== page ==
Humanitas Awards, two Golden Globe Nominations, and a Golden Globe
Award. His Pilot of the critically acclaimed series, BROOKLYN BRIDGE,
was honored by TV GUIDE as one of the best television episodes of all
Mr. Weisman’s theatre work has received much recognition, including
multiple Drama-Logue and LA Weekly Awards, and Los Angeles Drama
Critics Circle Best Director honors for the West Coast premieres of Harold
Pinter’s BETRAYAL (starring Ian McShane and Penny Fuller) and Simon
Gray’s THE COMMON PURSUIT (featuring Nathan Lane). Other West
Coast theatre credits include James Lapine’s TABLE SETTINGS, Moliere’s
THE MISANTHROPE at USC’s Bing Theatre, and an acclaimed production
of Sam Shepard’s BURIED CHILD (starring Ralph Waite and Nan Martin)
at South Coast Repertory Theatre. Mr. Weisman was also the director and
co-creator of LIES AND LEGENDS: THE MUSICAL STORIES OF HARRY
CHAPIN, which premiered in Chicago, and then opened in New York at the
legendary Village Gate. The show went on to be a major hit in Toronto at
the Centre Stage, and in Los Angeles at the Pasadena Playhouse and the
Canon Theatre, where it was honored with a Los Angeles Drama Critics
Circle award for Best Ensemble. At The Wellfleet Harbor Actors Theatre,
he directed Kenneth Lonergan’s LOBBY HERO, and the world premiere of
John Kolvenbach’s GIZMO LOVE.
A graduate of Deerfield Academy and Yale (B.A. Music History), Mr.
Weisman received an M.F.A. in Acting and Directing from Brandeis
University’s Department of Theatre Arts, where he is a Fellow of The
University. In recent years he has returned there to teach acting, and to
direct productions of Tom Stoppard’s ARCADIA, and Shakespeare’s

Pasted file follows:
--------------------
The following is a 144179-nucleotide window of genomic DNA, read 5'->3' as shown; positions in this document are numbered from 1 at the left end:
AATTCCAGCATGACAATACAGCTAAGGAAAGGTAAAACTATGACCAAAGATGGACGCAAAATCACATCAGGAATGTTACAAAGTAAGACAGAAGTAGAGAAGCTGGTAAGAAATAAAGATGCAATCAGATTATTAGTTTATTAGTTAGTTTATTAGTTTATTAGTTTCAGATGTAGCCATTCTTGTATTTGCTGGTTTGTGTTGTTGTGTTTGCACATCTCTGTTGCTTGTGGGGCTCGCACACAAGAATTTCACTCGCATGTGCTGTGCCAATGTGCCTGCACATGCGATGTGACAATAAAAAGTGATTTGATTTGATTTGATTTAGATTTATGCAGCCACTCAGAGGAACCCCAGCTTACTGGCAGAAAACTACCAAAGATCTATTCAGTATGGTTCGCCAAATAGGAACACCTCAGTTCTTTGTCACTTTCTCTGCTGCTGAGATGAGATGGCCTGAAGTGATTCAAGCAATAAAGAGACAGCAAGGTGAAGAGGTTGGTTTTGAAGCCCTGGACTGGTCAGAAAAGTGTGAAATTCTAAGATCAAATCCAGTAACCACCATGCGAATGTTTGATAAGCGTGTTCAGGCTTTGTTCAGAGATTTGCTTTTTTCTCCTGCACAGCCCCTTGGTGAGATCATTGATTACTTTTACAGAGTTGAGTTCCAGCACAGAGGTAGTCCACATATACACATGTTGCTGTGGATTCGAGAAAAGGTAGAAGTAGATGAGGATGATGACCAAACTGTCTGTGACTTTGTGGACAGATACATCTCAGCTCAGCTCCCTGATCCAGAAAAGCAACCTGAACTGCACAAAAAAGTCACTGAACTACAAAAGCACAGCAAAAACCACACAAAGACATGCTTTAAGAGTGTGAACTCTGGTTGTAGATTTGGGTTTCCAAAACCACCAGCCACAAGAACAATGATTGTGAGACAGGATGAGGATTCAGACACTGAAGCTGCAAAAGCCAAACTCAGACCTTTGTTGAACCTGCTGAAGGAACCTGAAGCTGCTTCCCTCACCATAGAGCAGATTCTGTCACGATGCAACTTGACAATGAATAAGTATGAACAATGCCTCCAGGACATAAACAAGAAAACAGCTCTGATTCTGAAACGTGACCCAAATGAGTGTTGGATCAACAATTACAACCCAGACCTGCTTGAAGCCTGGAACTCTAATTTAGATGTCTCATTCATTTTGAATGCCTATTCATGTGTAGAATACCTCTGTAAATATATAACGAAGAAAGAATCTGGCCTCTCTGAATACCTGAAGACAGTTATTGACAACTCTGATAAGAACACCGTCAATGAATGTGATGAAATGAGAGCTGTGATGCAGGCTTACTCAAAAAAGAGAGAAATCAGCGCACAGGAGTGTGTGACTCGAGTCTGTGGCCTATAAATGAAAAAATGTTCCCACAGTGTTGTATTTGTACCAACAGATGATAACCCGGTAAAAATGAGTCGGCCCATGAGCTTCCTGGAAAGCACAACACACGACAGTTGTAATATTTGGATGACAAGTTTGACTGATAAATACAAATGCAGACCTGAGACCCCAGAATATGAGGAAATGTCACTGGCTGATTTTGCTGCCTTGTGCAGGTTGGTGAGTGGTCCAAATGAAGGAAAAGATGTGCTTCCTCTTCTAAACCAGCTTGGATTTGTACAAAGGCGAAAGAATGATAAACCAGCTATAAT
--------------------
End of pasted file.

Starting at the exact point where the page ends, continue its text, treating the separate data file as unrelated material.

TWELFTH NIGHT. He has taught and directed at the American Repertory
Theatre’s Institute for Advanced Theatre Training at Harvard University,
where he is Director of professional Development, and his production of
Neil LaBute’s THIS IS HOW IT GOES was singled out by Boston Globe
theatre critic Ed Siegel as one of the highlights of 2005. Also in that year,
Mr. Weisman returned to acting, playing Polonius in Commonwealth
Shakespeare Company’s HAMLET on the Boston Common, opposite the
Hamlet of Jeffrey Donovan.
Recent work includes developing several feature film projects, such as
THE MIRACLE OF ST. ANTHONY, a Walden Media film based on the
New York Times best-selling book of the same name. In addition, he is the
co- creator and Executive Producer of THE SING OFF, NBC Television’s a
cappella singing competition. Mr. Weisman served as Chairman of the
Executive Boards of the Massachusetts Sports and Entertainment
Commission, and in 2008 he was honored as the “MVP of the
Massachusetts Film Industry” for his work in the passage of the State’s
successful Film and Television Tax Incentive program, which has brought
over $1 billion in production to the Commonwealth in five years. Other
teaching work includes semesters at Deerfield and Emerson College, as
well as guest lectures at The University of North Carolina School of the
Arts, USC, Boston University, NYU, Rhode Island School of Design, Duke
University, and Yale. He has been elected three times to the East Coast
Council of the Directors Guild of America, and is a voting member of the
Directors’ Branch of The Academy of Motion Picture Arts and Sciences.
Mr. Weisman’s interview with writer-director Paul Schrader has been
archived at the Directors Guild. In addition, he was featured in a directing
workshop sponsored by the Guild in New York.
“The irreducibility of love is the subject of “The Effect,” Lucy Prebble’s very clever — and ultimately more than clever — play…Ms. Prebble, the British author of “Enron,” has come up with an ingenious variation on one of the more common romantic formulas in fiction: Put two attractive people in an unfamiliar hothouse environment, and see what blooms.”
–Ben Brantley, New York Times Theatre Critic, on the 2016 Barrow Street Theater production of “The Effect”
Read full review here
“If our emotions are manipulated by chemicals, does that make them less real, less valid, less an expression of who we are? If a chemical causes us to lose our memory, what remains of our personality? Are we the sum total of our vital organs or does our brain harbour some extra element that gives us an identity?”
–Mark Fisher, The Guardian
Read full review here
* Member of Actors’ Equity Association (AEA).